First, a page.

But the question becomes why should one group’s discomfort (“people who don’t want to share a bathroom with a transgendered person”) necessarily outweigh another group’s discomfort (“transgendered people who want to use the bathroom used by others who identify as the same gender”). So long as we have gender-specific bathrooms, it is likely going to be the case that someone is going to be made uncomfortable. So why is it assumed that the transgendered person will always be the uncomfortable one and that their mere existence is the cause of the discomfort?Report

      • Avatar j r in reply to j r says:

        If the mere existence of someone causes you discomfort, you’re probably a bigot. If you’re a woman who is uncomfortable by someone with a penis using the ladies room, well, that’s a bit more complicated.Report

  4. Avatar veronica dire says:

    “I hate the term ‘privilege’ ” ~ says the white cishet dude.Report

    • Is “cishet” a term of disparagement used within the trans community, @veronica-dire ? I can see the appeal.Report

    • Avatar Kazzy in reply to veronica dire says:

      I was similarly thinking about the irony of a bunch of primarily straight white cis guys talking about how over the term “privilege” we all are.Report

    • Funny, incisive and on-point. A perfect comment.

      (I know the intent isn’t necessarily humour, but that’s how it reads, and it gives it a lot of punch.)Report

    • Avatar j r in reply to veronica dire says:

      I am going to dissent from the above comments and say that this is exactly why I do not like the term privilege. It is lazy.

      Identifying the demographics of someone making an argument is simply not an effective rebuttal of that argument.Report

      • Avatar Kazzy in reply to j r says:

        @j-r

        So that would be an issue of HOW it is used, but not the word itself.

        On a recent post by David, I asked (asked!!!) to what extent his race and racial privilege might be a factor in him offering the advice he offered and, were he to find that it was a factor, would he reconsider offering the advice as broadly as he did. This got me called boorish. That seemed unfair. The backlash against the term “privilege” seems as much about disarming legitimate criticism as criticizing poor usage of the term.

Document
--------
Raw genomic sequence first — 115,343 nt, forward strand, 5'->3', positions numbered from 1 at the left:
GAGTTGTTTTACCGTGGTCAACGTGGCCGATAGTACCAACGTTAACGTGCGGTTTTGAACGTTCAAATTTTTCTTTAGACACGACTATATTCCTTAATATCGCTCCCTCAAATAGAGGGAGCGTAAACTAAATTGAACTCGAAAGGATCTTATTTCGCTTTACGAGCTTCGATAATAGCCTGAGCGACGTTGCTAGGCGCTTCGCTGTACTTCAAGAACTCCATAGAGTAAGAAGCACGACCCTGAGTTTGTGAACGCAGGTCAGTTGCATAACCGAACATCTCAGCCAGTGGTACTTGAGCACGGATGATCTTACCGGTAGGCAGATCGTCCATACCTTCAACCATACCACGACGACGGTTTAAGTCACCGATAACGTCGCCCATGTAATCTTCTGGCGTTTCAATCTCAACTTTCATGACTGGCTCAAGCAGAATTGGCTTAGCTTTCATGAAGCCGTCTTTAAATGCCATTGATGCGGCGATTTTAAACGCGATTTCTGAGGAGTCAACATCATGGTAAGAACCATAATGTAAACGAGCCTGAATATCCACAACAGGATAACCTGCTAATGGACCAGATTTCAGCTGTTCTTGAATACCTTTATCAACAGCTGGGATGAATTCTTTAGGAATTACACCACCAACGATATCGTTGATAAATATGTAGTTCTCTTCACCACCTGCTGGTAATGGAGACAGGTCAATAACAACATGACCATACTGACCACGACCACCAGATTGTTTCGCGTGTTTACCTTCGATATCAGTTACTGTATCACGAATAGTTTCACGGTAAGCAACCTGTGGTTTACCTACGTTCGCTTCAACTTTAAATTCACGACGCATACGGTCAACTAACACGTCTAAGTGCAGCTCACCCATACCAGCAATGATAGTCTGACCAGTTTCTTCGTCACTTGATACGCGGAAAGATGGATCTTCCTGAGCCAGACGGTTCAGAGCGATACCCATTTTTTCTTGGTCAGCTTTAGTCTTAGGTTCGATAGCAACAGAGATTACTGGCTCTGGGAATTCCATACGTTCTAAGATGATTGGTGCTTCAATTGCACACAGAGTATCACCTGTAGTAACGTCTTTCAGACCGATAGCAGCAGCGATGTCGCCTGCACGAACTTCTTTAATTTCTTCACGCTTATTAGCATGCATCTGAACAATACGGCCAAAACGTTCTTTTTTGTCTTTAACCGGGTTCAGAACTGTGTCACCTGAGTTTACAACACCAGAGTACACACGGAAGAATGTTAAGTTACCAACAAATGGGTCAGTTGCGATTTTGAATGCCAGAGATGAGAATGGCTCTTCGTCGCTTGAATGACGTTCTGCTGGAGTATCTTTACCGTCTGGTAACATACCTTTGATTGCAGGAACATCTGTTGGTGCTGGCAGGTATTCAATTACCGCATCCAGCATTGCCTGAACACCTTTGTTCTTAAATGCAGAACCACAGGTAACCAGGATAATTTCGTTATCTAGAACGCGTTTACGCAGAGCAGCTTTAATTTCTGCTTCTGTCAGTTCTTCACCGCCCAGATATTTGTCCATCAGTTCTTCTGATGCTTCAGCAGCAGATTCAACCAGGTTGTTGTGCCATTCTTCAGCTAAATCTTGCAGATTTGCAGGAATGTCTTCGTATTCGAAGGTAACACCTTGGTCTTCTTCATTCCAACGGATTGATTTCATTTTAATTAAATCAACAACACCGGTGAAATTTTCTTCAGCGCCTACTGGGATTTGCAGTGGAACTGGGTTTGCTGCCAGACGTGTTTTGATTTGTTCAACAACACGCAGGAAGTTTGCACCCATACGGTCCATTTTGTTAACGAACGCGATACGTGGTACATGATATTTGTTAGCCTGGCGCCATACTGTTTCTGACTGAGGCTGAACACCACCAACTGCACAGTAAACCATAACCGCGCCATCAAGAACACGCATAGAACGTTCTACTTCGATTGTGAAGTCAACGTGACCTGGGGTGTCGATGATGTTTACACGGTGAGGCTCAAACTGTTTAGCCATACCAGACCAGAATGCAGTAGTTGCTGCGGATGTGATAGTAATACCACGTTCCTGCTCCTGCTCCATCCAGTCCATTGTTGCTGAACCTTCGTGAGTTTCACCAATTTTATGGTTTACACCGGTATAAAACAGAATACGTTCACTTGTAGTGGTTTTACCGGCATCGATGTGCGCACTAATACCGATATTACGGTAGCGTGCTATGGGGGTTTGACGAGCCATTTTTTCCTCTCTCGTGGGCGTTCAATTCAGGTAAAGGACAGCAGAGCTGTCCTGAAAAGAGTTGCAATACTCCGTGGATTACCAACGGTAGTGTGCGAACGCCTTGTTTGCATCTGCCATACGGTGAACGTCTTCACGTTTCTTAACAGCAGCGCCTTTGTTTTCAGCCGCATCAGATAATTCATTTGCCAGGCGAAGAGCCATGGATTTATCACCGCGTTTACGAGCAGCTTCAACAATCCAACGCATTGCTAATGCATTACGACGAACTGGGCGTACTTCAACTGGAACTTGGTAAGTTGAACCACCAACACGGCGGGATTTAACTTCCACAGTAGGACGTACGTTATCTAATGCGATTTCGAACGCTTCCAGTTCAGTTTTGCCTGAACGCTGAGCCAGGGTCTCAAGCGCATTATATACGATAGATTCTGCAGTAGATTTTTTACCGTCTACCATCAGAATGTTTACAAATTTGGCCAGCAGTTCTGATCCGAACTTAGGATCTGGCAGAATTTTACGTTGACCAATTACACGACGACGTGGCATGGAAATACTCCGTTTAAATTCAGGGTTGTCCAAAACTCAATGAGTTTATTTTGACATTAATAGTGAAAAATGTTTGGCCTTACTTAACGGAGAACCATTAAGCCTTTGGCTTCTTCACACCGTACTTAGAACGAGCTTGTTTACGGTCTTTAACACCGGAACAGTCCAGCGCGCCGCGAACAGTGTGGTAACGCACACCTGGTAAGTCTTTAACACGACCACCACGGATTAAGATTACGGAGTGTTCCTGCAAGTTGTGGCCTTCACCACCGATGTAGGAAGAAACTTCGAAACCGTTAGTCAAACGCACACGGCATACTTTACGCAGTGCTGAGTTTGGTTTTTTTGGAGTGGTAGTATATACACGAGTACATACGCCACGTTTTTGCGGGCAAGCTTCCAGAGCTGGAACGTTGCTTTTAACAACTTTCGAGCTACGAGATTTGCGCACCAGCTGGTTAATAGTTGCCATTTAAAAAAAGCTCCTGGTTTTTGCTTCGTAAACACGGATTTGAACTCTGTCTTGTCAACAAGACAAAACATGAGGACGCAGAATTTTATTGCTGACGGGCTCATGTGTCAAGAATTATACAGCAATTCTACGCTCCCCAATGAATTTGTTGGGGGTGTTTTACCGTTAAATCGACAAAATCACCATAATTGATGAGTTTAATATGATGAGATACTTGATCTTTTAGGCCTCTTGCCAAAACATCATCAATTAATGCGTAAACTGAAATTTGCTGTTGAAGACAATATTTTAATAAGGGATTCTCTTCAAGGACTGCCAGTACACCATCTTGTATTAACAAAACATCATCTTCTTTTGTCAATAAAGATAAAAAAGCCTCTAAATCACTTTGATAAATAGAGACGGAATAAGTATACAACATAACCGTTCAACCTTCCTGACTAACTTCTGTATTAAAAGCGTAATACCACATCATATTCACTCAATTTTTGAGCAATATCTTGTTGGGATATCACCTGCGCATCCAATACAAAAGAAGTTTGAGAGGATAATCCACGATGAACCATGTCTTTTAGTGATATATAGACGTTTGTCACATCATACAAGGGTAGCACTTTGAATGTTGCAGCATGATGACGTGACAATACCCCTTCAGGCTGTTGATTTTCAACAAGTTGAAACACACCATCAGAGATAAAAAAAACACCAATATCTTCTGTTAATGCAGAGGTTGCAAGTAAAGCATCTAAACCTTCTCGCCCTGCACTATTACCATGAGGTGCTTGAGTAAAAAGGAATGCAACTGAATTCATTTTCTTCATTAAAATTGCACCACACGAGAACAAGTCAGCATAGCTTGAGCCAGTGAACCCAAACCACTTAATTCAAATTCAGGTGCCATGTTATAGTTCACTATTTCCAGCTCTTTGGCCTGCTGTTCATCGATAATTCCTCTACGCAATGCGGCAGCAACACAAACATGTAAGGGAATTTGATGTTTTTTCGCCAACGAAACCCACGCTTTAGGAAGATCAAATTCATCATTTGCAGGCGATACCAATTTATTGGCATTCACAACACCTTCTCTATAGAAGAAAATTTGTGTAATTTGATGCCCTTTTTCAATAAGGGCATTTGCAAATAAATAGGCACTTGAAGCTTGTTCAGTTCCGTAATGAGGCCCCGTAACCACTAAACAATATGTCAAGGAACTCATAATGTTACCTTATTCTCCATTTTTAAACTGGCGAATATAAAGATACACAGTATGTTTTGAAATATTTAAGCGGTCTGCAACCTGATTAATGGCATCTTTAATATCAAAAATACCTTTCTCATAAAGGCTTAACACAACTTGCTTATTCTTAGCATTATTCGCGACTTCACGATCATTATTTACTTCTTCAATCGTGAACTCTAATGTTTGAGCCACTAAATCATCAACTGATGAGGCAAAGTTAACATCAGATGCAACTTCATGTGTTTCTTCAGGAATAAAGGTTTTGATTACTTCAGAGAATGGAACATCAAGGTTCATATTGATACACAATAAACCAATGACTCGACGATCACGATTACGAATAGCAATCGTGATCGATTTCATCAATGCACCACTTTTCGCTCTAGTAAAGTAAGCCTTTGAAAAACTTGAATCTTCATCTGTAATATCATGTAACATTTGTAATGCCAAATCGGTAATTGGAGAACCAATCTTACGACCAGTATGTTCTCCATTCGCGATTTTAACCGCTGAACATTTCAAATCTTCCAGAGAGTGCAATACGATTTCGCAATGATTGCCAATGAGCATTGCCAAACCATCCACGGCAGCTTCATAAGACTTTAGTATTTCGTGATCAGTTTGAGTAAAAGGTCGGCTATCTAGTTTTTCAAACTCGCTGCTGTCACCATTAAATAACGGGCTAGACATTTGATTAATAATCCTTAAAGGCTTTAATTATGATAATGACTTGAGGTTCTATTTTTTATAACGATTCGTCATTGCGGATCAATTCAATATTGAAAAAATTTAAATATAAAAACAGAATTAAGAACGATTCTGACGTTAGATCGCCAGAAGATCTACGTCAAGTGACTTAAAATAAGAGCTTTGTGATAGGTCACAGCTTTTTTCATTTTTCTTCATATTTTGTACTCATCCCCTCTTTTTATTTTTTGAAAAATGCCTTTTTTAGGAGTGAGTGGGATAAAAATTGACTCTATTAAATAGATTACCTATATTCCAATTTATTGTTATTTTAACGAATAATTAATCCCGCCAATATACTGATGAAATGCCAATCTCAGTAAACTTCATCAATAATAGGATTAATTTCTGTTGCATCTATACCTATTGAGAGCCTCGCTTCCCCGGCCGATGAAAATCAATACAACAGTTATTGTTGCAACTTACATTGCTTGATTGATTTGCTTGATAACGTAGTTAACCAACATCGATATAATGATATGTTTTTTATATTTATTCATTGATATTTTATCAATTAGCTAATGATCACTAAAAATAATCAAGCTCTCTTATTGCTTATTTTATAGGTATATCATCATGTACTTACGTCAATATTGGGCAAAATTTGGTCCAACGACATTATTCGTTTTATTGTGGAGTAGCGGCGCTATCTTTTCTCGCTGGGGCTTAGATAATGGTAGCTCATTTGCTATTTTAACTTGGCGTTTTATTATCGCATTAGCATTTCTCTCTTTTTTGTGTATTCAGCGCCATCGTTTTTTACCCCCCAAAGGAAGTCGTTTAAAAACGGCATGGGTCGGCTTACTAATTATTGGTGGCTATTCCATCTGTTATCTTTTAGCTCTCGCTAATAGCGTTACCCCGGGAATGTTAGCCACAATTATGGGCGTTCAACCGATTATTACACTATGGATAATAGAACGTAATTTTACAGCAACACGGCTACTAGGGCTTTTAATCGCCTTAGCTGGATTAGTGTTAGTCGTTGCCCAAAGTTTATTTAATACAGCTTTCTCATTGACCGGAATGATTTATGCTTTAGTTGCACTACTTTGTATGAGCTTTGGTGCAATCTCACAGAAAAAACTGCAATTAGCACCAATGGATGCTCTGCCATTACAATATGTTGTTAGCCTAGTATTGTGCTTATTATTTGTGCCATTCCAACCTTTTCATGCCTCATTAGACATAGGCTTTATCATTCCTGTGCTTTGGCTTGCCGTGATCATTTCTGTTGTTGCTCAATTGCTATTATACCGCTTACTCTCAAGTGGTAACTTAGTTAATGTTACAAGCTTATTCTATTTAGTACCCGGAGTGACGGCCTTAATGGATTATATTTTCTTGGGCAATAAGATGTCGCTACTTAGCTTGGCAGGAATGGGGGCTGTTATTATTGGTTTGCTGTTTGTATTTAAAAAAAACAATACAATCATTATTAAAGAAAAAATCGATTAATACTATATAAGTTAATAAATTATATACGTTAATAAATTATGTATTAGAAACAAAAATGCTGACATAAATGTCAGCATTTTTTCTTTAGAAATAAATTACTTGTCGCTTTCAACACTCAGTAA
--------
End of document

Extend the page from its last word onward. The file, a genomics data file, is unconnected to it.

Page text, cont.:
It’s like “race card” in that way. People tend to cite the “race card” when they don’t actually want to engage an argument. People tend to cite “privilege fatigue” when they don’t actually want to engage an argument. Which is not to say that race or privilege aren’t sometimes unfairly used, but we shouldn’t throw the baby out with the bathwater.Report

      • Avatar Chris in reply to j r says:

        Eh, I think everyone, including you, understood what Veronica was saying: a member of the group with the most privilege arguing that privilege isn’t a useful or effective concept is pretty ironic. While she spelled it out in pithy form here, the rebuttal goes pretty far. In a sense, it is Tod’s privilege that makes it so easy for him to be over the term privilege, but as Morato notes upthread, what do you replace it with? This is less of an issue for Tod, because he has the privilege, and therefore doesn’t really need to replace it with anything. If Veronica or someone on the other end of the privilege spectrum from Tod were to say that privilege wasn’t useful, they’d probably feel the need to come up with a pretty damn good alternative.Report

      • Avatar Jonathan McLeod in reply to j r says:

        As @glyph notes up-thread:

        “The core issue to me is when “privilege” (or for that matter, “race”, or “gender”, or etc.) is utilized not as a flashlight or a lens, to hopefully illuminate aspects of a scenario that may not be obvious to a person because of where they sit; but as a cudgel with which to beat them (generally counterproductively, IMO).”